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 Posted:   Jan 7, 2011 - 8:23 AM   
 By:   Gordon Reeves   (Member)



Stirling Silliphant once commented to us – half in wry jest, half in all seriousness –



roll eyes “Anyone who can write a check in Hollywood automatically thinks they’re a writer.” roll eyes



Considering the age-old adversarial relationship between Writers and everyone else in any kind of authority
where Lotus Land is concerned is because there’s a very elemental, immutable, unavoidable and incontestable
fact (which was encapsulated in the slogan The Writers Guild had during the 70s:

[In the Beginning … is the Word.” ]

The ONLY truly creative person is the author; everyone else’s contribution may be no less pivotal but it certainly
ain’t as seminal – which is why, as Pat Macnee once eloquently put it, all those not within the Fellowship of the Quill may be ‘creative’ but they’re strictly and solely so from an interpretative standpoint – they haven’t brought forth the birth of something that didn’t exist before, as Frank Pierson



so poetically puts it, “from the womb of the Imagination” (glorious phrase!!!)

So, with that in mind, we’d like to inaugurate a brilliantly-belated, long overdue appreciative appraisal for
those Quillsters – young and old, female and male, living or lost – who’ve provided such a pivotal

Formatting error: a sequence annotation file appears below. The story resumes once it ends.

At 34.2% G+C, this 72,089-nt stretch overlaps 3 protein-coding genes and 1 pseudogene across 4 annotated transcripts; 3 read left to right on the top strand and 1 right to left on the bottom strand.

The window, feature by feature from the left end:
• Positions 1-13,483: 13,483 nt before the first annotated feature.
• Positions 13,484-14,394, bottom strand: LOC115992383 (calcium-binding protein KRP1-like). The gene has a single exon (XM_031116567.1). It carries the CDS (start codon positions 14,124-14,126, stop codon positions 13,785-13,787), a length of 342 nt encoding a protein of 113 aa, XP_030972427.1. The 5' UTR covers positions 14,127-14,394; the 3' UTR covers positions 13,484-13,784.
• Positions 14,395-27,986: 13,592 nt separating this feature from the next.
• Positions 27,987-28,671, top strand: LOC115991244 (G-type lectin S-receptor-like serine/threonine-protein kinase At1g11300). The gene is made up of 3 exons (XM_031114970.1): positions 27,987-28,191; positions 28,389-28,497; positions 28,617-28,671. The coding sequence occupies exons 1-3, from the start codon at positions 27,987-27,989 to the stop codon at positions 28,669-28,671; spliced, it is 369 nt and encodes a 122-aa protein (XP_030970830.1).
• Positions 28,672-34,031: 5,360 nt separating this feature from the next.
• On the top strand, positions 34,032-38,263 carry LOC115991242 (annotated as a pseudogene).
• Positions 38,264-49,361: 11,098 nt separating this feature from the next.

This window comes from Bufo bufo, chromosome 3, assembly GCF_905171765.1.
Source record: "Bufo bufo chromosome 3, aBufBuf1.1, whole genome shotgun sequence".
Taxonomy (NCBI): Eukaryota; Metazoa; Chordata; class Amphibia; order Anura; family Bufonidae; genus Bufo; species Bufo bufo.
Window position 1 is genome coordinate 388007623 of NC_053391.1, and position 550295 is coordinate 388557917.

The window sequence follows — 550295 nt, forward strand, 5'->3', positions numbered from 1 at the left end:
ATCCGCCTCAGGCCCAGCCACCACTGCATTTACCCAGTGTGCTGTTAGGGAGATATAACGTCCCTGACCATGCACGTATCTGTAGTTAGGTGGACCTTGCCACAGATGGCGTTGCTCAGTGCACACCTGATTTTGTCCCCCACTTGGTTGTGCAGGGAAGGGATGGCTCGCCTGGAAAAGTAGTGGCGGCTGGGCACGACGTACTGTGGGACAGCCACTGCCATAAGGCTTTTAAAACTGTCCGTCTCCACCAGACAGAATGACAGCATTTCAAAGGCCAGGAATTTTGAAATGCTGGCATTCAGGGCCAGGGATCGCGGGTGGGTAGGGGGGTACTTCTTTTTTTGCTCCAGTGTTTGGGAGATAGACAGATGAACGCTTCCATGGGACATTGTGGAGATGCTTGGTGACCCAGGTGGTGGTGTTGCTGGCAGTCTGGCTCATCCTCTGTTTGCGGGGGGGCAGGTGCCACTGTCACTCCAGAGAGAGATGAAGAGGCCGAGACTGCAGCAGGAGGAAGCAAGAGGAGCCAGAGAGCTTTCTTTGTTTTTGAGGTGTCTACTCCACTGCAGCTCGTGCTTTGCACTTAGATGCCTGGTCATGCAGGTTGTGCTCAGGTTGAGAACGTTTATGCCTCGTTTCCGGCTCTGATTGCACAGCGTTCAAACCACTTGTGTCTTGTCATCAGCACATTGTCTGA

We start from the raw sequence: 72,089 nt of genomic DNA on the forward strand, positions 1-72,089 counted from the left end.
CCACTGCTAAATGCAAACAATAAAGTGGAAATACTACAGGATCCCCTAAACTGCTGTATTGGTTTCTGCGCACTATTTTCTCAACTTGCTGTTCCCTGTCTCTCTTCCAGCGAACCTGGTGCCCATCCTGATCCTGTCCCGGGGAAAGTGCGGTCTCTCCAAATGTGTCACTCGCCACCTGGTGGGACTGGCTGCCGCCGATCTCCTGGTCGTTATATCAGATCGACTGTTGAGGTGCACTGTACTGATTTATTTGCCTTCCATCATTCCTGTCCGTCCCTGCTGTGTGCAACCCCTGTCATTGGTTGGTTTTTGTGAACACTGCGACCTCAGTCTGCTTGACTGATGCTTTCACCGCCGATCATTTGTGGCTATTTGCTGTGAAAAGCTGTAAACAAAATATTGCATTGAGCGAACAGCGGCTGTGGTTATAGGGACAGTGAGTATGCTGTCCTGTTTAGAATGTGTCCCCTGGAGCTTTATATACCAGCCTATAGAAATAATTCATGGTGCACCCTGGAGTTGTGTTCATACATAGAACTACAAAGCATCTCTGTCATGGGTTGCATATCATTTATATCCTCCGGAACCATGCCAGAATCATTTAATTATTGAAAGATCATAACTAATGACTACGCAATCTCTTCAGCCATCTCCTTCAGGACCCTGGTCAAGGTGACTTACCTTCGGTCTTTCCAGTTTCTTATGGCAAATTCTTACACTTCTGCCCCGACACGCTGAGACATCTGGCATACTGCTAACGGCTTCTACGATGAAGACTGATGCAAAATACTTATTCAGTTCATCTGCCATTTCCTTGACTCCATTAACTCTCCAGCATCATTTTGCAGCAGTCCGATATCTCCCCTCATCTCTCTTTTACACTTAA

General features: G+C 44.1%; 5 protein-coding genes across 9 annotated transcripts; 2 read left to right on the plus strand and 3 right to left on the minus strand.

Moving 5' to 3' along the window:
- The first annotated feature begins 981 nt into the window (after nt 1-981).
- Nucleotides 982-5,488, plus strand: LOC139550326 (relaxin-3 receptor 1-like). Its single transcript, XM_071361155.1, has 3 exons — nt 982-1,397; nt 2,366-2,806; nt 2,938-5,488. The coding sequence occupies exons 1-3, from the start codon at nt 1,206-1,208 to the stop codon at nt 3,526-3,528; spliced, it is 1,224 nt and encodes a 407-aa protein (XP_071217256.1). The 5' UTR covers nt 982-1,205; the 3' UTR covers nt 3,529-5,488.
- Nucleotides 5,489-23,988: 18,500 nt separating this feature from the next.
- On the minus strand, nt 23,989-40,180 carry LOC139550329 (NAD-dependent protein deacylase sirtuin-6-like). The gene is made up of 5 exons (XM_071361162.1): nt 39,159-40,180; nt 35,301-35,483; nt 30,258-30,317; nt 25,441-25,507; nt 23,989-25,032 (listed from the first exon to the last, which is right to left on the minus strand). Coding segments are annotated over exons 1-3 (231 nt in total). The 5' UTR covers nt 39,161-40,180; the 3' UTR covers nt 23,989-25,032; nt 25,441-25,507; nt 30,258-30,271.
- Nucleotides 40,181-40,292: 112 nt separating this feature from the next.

contribution to the art and advancement of mo’om pitchers. And, by all means, add your own.

Our Titled Trinity are thus, beginning with our mentor-discoverer:

JULIUS J. EPSTEIN,



whose magnificent, practically unparalled 50-year career began in 1934 and had his last produced screenplay
(“Reuben, Reuben”) in 1983. He’s also the co-scribe of practically THE most quoted love story of all:



In addition to being a co-creator for Stephen Sondheim’s embryonic musical effort.



Plus providing Carol Burnett with her first impressive screen role (and a hilarious Geraldine Page a
well-deserved Oscar nomination) vis-a-vis



Julie was even around long enuff to provide the (later ‘improved upon’) scenario for Sam Peckinpah.



Next would be that unreconstructed romantic BILLY WILDER.





And third, the sophisticated syllables of









So To All You Advancing, Accomplished and Aspiring Wordsmiths:



WRITE ON.


 
 Posted:   Jan 7, 2011 - 9:40 AM   
 By:   SheriffJoe   (Member)

An excellent and agreeable selection, neo. I would add Paddy Chayevsky, David Mamet and Robert Towne to what is bound to be a very subjective and long list of esteemed verbivores.

Of course, I tend to gravitate toward the darker storylines, so it stands to reason that I would appreciate the writers of Network, The Postman Always Rings Twice and Chinatown (respectively) moreso than comedy writers, who have their own unique and equally difficult task (perhaps moreso, as bad thrillers can become campy, bad comedies are just bad...).

Thank you for the reminder that there are other geniuses out there than just the ones I constantly praise.

Joe

 
 Posted:   Jan 7, 2011 - 12:31 PM   
 By:   Grecchus   (Member)

Or anyone blacklisted during the dark age.

 
 
 Posted:   Jan 7, 2011 - 12:47 PM   
 By:   John McMasters   (Member)

For your consideration: Preston Sturges.

(also a bit of a nitpick -- Anthony Shaffer is really the "author" of "Sleuth").

 
 
 Posted:   Jan 7, 2011 - 12:56 PM   
 By:   Gordon Reeves   (Member)

Our apologies, John; we're quite an admirer of



and any inference otherwise was wholly unintended. We should've specified
Mr. Mankiewicz' involvement was primarily as Director.



Much obliged. wink

 
 
 Posted:   Jan 7, 2011 - 3:14 PM   
 By:   Paul MacLean   (Member)



 
 Posted:   Jan 7, 2011 - 3:24 PM   
 By:   Steve Johnson   (Member)

Ernest Lehman